Educated (Tara Westover): I know. Everyone’s already read this one. My big book club read it for January and it prompted wonderful discussions and kept the dozen or so of us on topic for most of the night. I was reluctant to read at first, because the story sounded so much like that of The Glass Castle, which we all read 100 years ago. But I liked getting a peek into what life was like living off the grid on a mountain in Idaho with a crazy dad, brother and enabling mother (spoiler alert: not amazing). It made my large, dysfunctional family seem like The Waltons in comparison. I’d also listened to a bunch of the book via Audible, and loved the narrator. In fact, I couldn’t shake the feeling like I’d heard her voice before and then about half way through, realized it was the same woman who narrated the unsettling My Year of Rest and Relaxation and kept waiting for her to say something really snarky. But there’s no snark in Educated. Just a compelling reminder of what we are all capable of achieving and how complicated families can be.

Warlight (Michael Ondaatje): From the author of The English Patient, here’s the first line of this novel, set in post WWII England: In 1945 our parents went away and left us in the care of two men who may have been criminals. Atmospheric. Memorable characters. More contemplations on family and finding solace sometimes in those to whom you are not related. Maybe even forgiveness. I also listened to about half the book during a long drive, which challenged my ADD given its lack of real action. Read for my small book club and chosen by my friend who is an admitted Anglophobe who gobbles up any book taking place in or around the Great War. We also liked that it was on Obama’s list of favorite books in 2018.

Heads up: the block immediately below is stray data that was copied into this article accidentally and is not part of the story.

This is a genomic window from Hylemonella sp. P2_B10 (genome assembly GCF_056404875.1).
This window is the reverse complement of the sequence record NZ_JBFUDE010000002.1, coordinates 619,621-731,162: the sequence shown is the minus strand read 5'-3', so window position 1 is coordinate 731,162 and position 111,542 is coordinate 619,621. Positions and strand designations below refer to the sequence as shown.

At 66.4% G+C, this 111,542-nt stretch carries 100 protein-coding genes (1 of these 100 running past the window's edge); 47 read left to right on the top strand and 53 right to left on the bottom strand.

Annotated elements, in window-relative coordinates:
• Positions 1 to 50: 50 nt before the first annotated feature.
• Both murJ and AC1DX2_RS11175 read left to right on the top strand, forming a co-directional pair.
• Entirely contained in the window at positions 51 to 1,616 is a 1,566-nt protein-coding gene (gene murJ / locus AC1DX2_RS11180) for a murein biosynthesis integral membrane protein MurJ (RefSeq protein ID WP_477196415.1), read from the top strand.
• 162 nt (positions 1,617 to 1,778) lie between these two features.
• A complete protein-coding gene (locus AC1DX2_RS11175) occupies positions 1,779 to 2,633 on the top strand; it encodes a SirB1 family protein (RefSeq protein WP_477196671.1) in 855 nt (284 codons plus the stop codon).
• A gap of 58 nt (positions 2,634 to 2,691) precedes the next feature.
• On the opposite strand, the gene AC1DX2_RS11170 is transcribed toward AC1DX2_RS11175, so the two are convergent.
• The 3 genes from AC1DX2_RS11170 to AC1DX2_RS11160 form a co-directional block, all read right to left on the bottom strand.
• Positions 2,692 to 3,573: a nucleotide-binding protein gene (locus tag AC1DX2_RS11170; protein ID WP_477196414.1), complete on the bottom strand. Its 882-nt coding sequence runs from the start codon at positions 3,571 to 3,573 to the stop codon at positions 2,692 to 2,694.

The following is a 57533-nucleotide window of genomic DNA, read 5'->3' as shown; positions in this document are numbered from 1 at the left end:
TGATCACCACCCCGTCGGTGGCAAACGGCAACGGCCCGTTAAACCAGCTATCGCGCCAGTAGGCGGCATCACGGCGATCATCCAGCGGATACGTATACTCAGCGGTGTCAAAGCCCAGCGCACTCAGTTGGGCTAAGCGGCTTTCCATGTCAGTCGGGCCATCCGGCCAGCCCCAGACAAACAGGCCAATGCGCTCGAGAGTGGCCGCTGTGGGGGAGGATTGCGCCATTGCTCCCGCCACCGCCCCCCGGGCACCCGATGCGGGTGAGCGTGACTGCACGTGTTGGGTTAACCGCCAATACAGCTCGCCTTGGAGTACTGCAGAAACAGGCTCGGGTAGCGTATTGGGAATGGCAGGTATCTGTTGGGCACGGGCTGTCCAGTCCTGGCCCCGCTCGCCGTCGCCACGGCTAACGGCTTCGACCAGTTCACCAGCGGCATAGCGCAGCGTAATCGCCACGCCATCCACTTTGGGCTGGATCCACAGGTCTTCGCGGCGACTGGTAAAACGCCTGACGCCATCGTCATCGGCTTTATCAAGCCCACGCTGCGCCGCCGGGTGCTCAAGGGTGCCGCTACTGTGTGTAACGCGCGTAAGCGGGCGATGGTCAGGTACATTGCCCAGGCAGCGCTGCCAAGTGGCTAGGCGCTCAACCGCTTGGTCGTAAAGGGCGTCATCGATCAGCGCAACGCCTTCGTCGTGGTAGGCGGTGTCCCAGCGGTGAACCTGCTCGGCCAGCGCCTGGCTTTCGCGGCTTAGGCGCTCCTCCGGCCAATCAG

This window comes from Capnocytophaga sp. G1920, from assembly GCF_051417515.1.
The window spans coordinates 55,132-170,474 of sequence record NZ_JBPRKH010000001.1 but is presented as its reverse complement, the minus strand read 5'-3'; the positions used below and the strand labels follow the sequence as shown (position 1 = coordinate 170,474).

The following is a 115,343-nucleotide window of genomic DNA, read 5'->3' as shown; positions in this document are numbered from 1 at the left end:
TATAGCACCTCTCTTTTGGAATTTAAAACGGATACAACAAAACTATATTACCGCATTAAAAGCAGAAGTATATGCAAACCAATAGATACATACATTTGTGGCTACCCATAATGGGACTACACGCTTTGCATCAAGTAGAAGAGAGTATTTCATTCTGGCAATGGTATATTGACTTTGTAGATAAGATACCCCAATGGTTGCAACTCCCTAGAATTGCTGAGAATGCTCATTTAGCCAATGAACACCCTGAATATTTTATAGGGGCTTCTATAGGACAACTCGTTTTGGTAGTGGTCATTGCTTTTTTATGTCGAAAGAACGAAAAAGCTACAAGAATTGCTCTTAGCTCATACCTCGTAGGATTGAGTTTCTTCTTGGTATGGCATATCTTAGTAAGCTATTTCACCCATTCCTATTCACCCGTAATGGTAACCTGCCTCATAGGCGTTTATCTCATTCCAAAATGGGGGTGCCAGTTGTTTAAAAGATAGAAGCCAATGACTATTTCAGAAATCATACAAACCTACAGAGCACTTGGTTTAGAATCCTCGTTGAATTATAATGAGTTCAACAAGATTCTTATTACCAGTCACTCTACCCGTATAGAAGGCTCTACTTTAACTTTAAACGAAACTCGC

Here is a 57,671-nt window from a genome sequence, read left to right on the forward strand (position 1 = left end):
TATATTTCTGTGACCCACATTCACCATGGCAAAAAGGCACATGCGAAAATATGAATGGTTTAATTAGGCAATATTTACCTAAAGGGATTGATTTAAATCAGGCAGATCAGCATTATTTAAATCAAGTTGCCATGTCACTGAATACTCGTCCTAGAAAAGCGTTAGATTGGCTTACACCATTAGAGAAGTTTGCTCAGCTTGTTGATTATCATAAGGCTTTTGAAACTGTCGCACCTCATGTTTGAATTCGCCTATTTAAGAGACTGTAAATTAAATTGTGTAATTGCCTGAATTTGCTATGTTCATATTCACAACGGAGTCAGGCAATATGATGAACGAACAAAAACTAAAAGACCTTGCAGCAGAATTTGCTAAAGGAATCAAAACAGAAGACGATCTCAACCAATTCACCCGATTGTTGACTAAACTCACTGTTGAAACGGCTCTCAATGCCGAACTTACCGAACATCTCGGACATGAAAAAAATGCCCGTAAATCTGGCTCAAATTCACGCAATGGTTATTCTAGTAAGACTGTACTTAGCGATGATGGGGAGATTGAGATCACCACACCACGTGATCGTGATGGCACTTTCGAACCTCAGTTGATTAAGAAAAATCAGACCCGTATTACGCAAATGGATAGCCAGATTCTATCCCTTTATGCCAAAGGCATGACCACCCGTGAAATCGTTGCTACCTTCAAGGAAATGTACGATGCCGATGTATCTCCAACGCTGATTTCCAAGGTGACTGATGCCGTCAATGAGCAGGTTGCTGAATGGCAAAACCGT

Asymmetry (Lisa Halliday): Everybody is talking about this book, so when my local bookstore advertised it as their first ever book club pick, I had to sign up to read, but then walked into the meeting last week and said, “Somebody, please tell me what this was about.” One hour later, all the pieces had fallen into place and made me want to go back and reread (which a few of the women there had actually done). The internet, and an interview with the author, helps.

Scoop (Evelyn Waugh): I think I started this at the end of last year, but read the bulk in 2019, like, a day before my small group met to discuss in January. The send up of early 20th century Fleet Street journalism had been on my list for a while, and I’m glad to have read it but it probably won’t make my list of favorites at year end. A few interesting things: it’s where Tina Brown plucked the name “Daily Beast;” in some ways, (some) journalism seems to have swung back in that direction — where journalists less cover the news than create the news; and very interesting lesson in reading something under the lens in which the era it was written. Waugh is incredibly racist and uses some incredibly offensive language describing people of color and Jews. But then my fellow reader stumbled across this article, which helped us keep the book in perspective.

Next in my 2019 lineup: